Wednesday, February 25, 2009


In a recent comment here, Peter Rozovsky suggested that maybe my percentage of right guesses were higher than they should be for one who claims the ignorance that I do. However, I must say that since a large percentage of the words I post here are actually ones that I've used recently in a sentence, my accuracy probably should be about 90 percent. Which, I am very much afraid it isn't.

Here's an example. On another blog, I used the term "temporizing force", meaning something like calming, soothing, ameliorating. Or diplomatic. After the post, though, I found myself wondering. "Temporizing? Isn't that really something more like equivocating?" My doubts about my use of words so often spring up long after there is any hope of correcting them. So what does 'temporize' really mean? I'm sure that like me, you are waiting with bated breath...

According to the Free Dictionary, 'temporize' means 'To act evasively in order to gain time, avoid argument, or postpone a decision'. It can also mean 'To engage in discussions or negotiations, especially so as to achieve a compromise or gain time.'

So, though I certainly did not mean to accuse the commenter of acting evasively, I think that I was at least on track with this one. In this case, I was suggesting that the commenter might be the one to show the way to compromise, or to avoid argument. But the other more ambivalent idea is in the word too. Evasiveness seems to be somewhat central to its theme. But its roots in Old French and from thence back to Medieval Latin really are only about passing one's time, without reference to schemes and manipulations of it.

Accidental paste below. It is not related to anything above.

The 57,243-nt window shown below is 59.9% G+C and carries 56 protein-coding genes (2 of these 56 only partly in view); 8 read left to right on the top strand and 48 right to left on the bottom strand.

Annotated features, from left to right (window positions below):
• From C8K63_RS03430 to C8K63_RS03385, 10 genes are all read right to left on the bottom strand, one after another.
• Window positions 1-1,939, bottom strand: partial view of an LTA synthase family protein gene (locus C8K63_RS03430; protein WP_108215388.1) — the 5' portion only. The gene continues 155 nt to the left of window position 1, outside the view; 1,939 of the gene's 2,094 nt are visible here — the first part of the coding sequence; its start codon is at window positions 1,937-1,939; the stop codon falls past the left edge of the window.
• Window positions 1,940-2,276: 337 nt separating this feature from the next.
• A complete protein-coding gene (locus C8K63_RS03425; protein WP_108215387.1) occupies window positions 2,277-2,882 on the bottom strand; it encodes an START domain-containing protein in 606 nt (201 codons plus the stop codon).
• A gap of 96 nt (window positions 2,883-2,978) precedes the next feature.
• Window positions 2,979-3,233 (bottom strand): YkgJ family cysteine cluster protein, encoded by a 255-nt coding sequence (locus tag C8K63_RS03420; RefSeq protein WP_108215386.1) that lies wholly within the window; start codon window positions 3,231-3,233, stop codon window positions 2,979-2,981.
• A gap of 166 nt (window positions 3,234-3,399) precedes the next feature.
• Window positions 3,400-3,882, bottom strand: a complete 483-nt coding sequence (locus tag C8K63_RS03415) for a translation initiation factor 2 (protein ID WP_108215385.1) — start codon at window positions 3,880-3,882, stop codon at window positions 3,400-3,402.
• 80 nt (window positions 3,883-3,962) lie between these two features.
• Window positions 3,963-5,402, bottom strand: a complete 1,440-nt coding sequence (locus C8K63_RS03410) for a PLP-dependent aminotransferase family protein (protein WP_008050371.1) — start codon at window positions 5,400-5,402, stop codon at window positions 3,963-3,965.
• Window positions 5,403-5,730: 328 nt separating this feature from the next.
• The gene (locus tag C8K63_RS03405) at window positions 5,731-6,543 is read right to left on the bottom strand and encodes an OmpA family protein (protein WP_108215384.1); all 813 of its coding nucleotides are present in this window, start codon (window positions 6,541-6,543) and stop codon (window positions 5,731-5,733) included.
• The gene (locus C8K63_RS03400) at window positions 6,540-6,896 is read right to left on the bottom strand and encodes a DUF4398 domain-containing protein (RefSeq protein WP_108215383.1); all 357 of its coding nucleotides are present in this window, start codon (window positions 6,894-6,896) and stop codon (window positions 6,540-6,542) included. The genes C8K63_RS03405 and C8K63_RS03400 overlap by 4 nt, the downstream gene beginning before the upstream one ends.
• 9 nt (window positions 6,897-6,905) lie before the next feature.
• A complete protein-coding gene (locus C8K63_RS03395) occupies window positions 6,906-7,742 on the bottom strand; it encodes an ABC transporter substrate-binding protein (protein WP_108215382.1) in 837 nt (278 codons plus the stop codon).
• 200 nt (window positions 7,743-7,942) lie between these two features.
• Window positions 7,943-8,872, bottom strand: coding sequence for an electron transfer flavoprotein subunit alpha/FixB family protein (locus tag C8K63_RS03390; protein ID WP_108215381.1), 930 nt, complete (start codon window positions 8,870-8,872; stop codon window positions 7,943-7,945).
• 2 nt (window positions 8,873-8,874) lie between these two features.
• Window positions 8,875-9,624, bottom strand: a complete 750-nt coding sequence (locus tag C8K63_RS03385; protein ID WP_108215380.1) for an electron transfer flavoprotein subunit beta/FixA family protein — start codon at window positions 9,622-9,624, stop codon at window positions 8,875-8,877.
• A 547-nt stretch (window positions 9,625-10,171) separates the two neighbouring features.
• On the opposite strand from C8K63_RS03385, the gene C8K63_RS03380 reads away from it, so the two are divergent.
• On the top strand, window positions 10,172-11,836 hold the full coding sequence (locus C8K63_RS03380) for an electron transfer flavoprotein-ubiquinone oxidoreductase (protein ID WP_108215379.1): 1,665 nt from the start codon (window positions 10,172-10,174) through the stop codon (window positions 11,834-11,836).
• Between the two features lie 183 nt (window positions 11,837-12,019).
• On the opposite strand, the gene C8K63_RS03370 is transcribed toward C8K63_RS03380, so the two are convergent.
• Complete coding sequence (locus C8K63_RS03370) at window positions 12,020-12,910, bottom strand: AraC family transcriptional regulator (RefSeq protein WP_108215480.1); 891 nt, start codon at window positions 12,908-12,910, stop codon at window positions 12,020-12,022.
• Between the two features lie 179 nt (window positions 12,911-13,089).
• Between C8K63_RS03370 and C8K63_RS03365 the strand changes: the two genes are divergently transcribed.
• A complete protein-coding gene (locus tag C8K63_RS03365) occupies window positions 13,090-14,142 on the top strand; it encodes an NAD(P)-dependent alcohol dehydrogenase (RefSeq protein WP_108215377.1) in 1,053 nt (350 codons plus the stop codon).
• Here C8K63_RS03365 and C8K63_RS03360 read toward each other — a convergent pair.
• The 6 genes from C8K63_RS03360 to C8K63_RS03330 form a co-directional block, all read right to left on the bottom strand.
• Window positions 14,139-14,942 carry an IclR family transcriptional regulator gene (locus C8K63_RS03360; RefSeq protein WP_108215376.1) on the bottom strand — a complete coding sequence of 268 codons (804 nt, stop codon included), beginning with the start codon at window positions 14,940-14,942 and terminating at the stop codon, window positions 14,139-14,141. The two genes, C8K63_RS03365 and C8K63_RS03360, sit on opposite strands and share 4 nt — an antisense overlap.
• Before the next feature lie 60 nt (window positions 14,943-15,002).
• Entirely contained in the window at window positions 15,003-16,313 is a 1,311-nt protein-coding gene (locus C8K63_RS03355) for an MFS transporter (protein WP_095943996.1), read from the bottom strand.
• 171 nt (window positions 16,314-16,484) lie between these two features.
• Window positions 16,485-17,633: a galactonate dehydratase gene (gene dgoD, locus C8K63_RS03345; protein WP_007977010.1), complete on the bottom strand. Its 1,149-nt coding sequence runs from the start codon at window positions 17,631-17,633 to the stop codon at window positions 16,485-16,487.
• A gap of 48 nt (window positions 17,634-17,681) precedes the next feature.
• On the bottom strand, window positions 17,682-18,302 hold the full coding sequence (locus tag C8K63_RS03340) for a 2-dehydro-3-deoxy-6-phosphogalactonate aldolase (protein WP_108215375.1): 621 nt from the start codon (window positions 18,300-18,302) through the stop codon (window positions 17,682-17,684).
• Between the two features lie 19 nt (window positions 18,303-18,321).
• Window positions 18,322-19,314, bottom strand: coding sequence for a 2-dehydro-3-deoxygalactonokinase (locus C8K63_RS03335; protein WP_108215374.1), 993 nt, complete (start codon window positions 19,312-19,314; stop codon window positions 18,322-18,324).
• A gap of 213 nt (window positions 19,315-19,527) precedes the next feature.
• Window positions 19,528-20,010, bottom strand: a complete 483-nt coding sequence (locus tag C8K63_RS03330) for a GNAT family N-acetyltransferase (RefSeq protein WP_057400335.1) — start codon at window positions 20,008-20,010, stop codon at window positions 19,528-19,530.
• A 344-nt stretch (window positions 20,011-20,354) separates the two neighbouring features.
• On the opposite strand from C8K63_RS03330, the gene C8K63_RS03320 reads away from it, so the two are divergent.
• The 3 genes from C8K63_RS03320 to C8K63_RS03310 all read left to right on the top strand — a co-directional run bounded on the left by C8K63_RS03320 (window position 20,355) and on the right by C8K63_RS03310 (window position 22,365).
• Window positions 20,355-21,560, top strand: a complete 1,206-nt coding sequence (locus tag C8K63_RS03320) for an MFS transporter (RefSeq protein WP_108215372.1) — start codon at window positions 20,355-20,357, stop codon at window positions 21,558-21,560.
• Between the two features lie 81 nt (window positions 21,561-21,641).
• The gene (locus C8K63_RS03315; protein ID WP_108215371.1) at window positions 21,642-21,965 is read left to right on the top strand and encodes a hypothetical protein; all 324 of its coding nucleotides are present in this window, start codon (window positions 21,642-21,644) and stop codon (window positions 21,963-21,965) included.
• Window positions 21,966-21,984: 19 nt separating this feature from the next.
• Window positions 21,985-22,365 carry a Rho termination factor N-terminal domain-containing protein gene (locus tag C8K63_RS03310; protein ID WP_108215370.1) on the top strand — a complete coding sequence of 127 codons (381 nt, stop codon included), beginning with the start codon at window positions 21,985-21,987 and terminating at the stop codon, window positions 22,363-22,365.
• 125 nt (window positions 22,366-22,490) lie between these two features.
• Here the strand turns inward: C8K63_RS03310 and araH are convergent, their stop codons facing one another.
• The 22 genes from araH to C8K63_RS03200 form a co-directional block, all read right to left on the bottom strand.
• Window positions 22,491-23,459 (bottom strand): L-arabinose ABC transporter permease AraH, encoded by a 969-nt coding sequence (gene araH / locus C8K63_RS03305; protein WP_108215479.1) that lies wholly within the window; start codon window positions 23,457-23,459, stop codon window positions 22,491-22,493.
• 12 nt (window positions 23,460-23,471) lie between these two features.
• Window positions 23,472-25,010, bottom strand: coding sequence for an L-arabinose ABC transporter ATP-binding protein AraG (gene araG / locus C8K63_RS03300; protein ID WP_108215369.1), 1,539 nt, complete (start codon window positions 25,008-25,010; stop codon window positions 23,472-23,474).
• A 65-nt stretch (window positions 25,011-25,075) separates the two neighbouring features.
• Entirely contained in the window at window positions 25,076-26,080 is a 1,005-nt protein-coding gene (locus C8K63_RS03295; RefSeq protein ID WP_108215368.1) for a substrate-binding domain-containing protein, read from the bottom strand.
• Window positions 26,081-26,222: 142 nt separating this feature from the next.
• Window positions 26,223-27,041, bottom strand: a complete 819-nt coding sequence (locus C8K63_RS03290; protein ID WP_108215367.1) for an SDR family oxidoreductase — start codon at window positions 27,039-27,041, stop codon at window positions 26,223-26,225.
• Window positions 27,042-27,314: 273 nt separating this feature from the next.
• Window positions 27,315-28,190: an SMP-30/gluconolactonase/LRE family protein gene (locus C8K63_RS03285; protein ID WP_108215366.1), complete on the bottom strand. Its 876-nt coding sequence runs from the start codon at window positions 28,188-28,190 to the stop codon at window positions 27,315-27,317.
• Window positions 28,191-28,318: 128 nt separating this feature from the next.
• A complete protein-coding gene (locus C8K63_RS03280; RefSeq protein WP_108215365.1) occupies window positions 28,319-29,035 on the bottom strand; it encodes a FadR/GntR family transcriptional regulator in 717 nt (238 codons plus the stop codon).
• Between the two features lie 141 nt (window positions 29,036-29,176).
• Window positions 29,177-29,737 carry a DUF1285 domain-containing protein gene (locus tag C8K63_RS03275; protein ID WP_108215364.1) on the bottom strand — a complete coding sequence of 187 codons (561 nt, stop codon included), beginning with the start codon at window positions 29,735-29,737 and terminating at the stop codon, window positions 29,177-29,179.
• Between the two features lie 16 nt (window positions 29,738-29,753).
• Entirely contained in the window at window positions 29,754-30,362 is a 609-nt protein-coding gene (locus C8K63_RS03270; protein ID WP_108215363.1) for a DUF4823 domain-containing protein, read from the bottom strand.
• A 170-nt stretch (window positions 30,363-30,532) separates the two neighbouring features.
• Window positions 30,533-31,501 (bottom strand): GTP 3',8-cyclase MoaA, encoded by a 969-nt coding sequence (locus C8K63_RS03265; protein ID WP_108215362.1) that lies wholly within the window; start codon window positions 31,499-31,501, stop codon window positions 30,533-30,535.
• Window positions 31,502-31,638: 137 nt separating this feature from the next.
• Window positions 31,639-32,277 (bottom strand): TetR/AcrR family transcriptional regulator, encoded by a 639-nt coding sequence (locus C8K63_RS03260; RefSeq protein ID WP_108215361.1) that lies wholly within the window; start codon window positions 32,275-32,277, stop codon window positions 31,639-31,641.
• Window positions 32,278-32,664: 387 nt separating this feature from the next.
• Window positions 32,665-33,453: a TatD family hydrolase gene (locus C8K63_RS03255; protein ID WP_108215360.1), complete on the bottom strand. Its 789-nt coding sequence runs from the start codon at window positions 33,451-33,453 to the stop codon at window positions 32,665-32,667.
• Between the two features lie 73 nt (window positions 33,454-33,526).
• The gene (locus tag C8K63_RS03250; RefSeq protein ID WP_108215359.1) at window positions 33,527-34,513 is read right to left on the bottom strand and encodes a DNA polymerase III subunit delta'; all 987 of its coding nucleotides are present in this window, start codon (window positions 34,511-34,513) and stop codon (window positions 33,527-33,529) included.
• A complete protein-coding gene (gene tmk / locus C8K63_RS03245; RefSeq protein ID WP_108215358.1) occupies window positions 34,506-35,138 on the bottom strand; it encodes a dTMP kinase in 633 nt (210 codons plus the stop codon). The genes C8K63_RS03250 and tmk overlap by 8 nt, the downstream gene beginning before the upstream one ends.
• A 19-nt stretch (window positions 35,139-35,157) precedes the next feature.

Monday, February 9, 2009


Yeah--I have no idea what this word means. It came up in a post from Adrian McKinty's blog, and though I feel I should be able to figure it out from context, i.e., 'pusillanimous Italians', in fact I get no help from this. Except it's supposed to be a negative stereotype, I think. Pasta loving? Organ grinding? Chianti swilling?

What I think it means is 'cowardly'. Which is odd, since the word I get it mixed up with is 'pugnacious', which if I'm correct, would be more or less its opposite.

Okay--let's see.

Hey, I was right! It does mean cowardly. It derives from the Latin
pusillus, meaning weak, and animus, meaning courage.

Looking through the quotes at, I noticed that Jack London had a liking for the word. Best quote:

"Why, you pusillanimous piece of dirt, you'd run with your tail between your legs if I said boo."

That's from Valley of the Moon.

I'm just waiting for the opportunity to say that to someone. Though, being more than slightly pusillanimous myself, it might be better if I tried it on a small child first. Or maybe a youngish dog.